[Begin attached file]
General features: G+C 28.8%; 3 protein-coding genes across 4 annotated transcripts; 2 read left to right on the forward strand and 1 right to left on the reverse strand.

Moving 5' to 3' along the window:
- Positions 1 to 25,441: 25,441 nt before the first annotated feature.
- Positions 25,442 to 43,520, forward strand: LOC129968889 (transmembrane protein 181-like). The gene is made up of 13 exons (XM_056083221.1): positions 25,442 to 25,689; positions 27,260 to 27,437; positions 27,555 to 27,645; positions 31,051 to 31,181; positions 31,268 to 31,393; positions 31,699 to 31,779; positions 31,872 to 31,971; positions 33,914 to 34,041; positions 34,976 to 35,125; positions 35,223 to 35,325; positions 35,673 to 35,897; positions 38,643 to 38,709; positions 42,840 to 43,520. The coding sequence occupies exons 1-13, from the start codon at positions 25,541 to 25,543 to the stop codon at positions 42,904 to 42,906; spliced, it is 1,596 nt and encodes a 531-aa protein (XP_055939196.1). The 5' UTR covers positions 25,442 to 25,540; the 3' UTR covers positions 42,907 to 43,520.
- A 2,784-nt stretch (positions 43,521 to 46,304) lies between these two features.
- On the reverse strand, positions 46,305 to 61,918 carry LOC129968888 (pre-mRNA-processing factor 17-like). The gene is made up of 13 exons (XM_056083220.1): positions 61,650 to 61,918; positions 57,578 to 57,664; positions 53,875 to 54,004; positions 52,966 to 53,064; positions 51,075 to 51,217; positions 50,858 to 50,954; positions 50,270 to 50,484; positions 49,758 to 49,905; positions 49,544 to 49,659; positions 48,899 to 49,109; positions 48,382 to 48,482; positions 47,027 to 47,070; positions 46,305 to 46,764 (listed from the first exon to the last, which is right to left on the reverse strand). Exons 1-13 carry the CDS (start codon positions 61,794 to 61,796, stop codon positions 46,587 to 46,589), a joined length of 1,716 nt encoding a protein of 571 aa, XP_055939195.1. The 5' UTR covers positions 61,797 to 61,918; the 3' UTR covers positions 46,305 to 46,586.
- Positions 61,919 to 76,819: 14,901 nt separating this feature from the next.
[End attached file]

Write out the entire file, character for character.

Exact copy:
General features: G+C 28.8%; 3 protein-coding genes across 4 annotated transcripts; 2 read left to right on the forward strand and 1 right to left on the reverse strand.

Moving 5' to 3' along the window:
- Positions 1 to 25,441: 25,441 nt before the first annotated feature.
- Positions 25,442 to 43,520, forward strand: LOC129968889 (transmembrane protein 181-like). The gene is made up of 13 exons (XM_056083221.1): positions 25,442 to 25,689; positions 27,260 to 27,437; positions 27,555 to 27,645; positions 31,051 to 31,181; positions 31,268 to 31,393; positions 31,699 to 31,779; positions 31,872 to 31,971; positions 33,914 to 34,041; positions 34,976 to 35,125; positions 35,223 to 35,325; positions 35,673 to 35,897; positions 38,643 to 38,709; positions 42,840 to 43,520. The coding sequence occupies exons 1-13, from the start codon at positions 25,541 to 25,543 to the stop codon at positions 42,904 to 42,906; spliced, it is 1,596 nt and encodes a 531-aa protein (XP_055939196.1). The 5' UTR covers positions 25,442 to 25,540; the 3' UTR covers positions 42,907 to 43,520.
- A 2,784-nt stretch (positions 43,521 to 46,304) lies between these two features.
- On the reverse strand, positions 46,305 to 61,918 carry LOC129968888 (pre-mRNA-processing factor 17-like). The gene is made up of 13 exons (XM_056083220.1): positions 61,650 to 61,918; positions 57,578 to 57,664; positions 53,875 to 54,004; positions 52,966 to 53,064; positions 51,075 to 51,217; positions 50,858 to 50,954; positions 50,270 to 50,484; positions 49,758 to 49,905; positions 49,544 to 49,659; positions 48,899 to 49,109; positions 48,382 to 48,482; positions 47,027 to 47,070; positions 46,305 to 46,764 (listed from the first exon to the last, which is right to left on the reverse strand). Exons 1-13 carry the CDS (start codon positions 61,794 to 61,796, stop codon positions 46,587 to 46,589), a joined length of 1,716 nt encoding a protein of 571 aa, XP_055939195.1. The 5' UTR covers positions 61,797 to 61,918; the 3' UTR covers positions 46,305 to 46,586.
- Positions 61,919 to 76,819: 14,901 nt separating this feature from the next.